Problems have been encountered with the zirconia furnace. It has been found that insulation material therein generates particulate matter. Should this matter contact a fiber which is being drawn, it causes flaws and weakens the fiber. Also, it has been found that a substantial percent of fiber breaks during proof testing are caused by particulate matter induced flaws. It should be apparent that a desirable heat source is one which does not contaminate the glass.
Cost is also another factor that makes the zirconia furnace not altogether desirable. Once it is brought up to an operating temperature above 1900° C., the muffle tube thereof which is formed by zirconia rings called elements cracks if it is cooled down. As a result of its sensitivity to thermal shock, the zirconia furnace must remain at an elevated temperature thereby increasing energy consumption. Moreover, if the preform were to touch a zirconia element, it would become adhered thereto, terminating the life of the element.
From the foregoing discussion, it should be apparent that a torch arrangement offers inumerable advantages over the other identified heat sources. A torch arrangement provides a much cleaner environment of heat than a furnace. The water vapor product of combustion does not condense at the high temperatures. As a result, particulate matter is not deposited in the surface of the preform and the product fiber has a higher strength. However, what is needed and what the prior art seemingly does not provide is a torch arrangement with all its attendant advantages and yet one which allows suitable control of the diameter of the drawn lightguide fiber.
The foregoing needs have been met by the methods and the apparatus of this invention for heating a glass preform from which lightguide fiber is drawn. A glass preform having a necked-down portion is supported with its axis oriented vertically and with its necked-down portion at its lower end. Then a plurality of flames are directed toward a target surface of the necked-down portion at a predetermined angle to the axis of the preform. Each of the flames includes a precombustion zone, a combustion zone and a plume. The target surface and the flames are positioned to cause the target surface to be engaged about its periphery by the combustion zone of each flame. The glass preform is moved downwardly as its lower end is heated by the flames while lightguide fiber is drawn from the necked-down portion.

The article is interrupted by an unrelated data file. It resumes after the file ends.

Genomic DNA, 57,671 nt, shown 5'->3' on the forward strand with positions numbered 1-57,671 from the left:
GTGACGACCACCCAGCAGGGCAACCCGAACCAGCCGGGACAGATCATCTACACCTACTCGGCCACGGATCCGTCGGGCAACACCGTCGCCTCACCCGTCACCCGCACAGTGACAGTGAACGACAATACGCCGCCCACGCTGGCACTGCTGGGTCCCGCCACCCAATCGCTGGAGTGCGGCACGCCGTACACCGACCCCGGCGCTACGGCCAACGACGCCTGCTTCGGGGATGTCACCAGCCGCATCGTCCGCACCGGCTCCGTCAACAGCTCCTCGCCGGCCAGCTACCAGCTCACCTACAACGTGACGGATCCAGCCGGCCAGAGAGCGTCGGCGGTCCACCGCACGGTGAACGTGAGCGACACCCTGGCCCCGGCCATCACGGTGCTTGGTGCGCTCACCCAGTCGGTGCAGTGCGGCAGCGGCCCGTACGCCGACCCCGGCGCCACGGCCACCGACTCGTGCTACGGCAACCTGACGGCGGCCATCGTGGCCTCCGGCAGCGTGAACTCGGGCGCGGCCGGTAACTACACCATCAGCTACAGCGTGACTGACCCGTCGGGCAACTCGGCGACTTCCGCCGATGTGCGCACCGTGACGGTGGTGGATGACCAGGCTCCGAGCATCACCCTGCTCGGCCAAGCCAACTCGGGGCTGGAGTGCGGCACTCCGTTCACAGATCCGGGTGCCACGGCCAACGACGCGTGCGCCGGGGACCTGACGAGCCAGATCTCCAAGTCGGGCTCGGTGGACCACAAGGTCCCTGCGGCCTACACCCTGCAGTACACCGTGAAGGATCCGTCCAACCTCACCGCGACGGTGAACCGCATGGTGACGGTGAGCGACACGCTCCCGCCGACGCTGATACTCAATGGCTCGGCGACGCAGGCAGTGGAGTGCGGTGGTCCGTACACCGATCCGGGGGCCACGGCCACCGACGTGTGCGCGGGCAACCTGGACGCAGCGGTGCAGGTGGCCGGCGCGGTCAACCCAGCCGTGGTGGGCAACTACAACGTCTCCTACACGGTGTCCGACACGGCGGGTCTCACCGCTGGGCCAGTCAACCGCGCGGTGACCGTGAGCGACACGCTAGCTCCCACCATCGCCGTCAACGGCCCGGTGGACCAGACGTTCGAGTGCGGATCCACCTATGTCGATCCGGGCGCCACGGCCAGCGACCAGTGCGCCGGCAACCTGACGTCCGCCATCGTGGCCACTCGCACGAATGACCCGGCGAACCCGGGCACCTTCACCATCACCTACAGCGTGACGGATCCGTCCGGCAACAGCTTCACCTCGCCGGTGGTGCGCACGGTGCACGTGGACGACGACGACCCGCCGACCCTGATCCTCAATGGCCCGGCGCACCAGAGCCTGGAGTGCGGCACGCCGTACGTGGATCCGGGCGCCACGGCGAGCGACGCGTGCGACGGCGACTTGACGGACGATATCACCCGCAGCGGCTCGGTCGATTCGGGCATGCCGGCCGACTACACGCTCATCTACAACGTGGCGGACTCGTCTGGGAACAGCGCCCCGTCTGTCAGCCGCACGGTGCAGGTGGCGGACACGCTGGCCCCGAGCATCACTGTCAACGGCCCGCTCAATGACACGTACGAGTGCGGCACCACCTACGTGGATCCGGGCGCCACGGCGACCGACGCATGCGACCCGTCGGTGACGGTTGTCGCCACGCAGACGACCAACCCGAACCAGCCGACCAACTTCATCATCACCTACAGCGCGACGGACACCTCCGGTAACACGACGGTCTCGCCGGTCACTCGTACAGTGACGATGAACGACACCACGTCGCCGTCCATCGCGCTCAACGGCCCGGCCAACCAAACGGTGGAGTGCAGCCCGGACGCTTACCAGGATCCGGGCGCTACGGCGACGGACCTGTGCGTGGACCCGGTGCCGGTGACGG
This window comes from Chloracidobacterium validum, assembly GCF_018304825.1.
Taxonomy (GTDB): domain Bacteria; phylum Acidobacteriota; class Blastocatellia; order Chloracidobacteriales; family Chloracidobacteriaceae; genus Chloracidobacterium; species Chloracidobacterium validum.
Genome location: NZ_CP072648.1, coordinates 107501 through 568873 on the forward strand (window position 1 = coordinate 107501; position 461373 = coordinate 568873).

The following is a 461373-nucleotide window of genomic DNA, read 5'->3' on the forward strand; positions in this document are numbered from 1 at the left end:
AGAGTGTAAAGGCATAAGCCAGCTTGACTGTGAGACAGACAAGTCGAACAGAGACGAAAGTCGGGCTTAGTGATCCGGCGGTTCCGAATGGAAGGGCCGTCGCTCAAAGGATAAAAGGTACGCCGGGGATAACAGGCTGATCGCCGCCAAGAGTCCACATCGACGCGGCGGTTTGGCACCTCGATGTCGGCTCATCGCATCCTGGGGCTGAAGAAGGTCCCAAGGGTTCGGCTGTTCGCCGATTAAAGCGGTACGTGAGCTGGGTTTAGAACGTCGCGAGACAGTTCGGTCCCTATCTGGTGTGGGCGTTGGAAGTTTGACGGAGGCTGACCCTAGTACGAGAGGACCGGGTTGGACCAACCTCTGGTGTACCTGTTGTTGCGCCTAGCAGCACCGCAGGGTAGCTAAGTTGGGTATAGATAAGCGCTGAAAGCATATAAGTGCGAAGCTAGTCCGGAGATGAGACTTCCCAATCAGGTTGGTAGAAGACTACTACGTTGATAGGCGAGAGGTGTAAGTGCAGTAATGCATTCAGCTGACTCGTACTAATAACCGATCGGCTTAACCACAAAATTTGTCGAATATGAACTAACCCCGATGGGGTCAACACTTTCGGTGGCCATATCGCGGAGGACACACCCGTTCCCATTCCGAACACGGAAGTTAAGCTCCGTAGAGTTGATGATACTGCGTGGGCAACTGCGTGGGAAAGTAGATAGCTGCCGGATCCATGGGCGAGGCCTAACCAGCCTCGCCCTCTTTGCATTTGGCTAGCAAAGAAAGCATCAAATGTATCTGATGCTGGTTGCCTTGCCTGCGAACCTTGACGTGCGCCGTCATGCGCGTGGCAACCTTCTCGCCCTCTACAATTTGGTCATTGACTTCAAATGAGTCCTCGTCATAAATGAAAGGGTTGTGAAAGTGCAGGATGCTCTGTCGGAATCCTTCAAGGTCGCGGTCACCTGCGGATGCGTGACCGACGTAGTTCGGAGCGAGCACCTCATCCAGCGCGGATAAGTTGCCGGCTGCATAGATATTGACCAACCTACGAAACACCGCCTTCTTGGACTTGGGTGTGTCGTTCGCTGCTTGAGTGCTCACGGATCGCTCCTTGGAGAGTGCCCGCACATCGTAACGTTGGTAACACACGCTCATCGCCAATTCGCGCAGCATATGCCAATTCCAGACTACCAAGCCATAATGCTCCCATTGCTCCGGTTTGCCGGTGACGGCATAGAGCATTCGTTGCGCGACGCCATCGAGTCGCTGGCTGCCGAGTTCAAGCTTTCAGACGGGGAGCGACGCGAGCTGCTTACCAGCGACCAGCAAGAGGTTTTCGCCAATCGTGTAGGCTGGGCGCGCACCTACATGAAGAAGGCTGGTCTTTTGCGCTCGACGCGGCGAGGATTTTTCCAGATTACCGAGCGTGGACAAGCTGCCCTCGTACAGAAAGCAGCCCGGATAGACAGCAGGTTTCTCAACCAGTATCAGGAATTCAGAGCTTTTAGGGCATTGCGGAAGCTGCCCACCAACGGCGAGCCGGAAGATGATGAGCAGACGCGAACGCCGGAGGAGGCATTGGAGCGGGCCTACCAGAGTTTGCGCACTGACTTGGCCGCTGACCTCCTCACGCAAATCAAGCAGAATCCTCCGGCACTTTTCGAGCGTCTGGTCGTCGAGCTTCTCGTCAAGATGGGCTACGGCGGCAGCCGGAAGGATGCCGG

In a preferred embodiment, a ring of nozzles of a torch are positioned below the lower necked-down end portion of a preform which is suspended vertically. Fuel and oxidizing gases such as hydrogen and oxygen gases, for example, are caused to flow through the nozzles and surrounding passageways to produce flames which impinge on the necked-down portion of the preform. The ring is dimensioned so that the diameter of a circle which includes tips of the nozzles is smaller than the diameter of a central portion of the preform. As a result, the surface which is subjected to the flames is held at a distance from the tips of the nozzles to cause it to be contacted by the highest temperature zones of the flames which are the combustion zones. In the preferred embodiment of the torch of this invention, oxygen and hydrogen gases are flowed through portions of the torch housing and are mixed externally of a surface to which the nozzles and passageways open.
Other features of the invention include a shield which circumscribes the necked-down portion of the preform to provide a quiescent heating zone. Also, an iris die is provided at a lower end of the heating zone to prevent an updraft of atmospheric air which could affect the drawing process.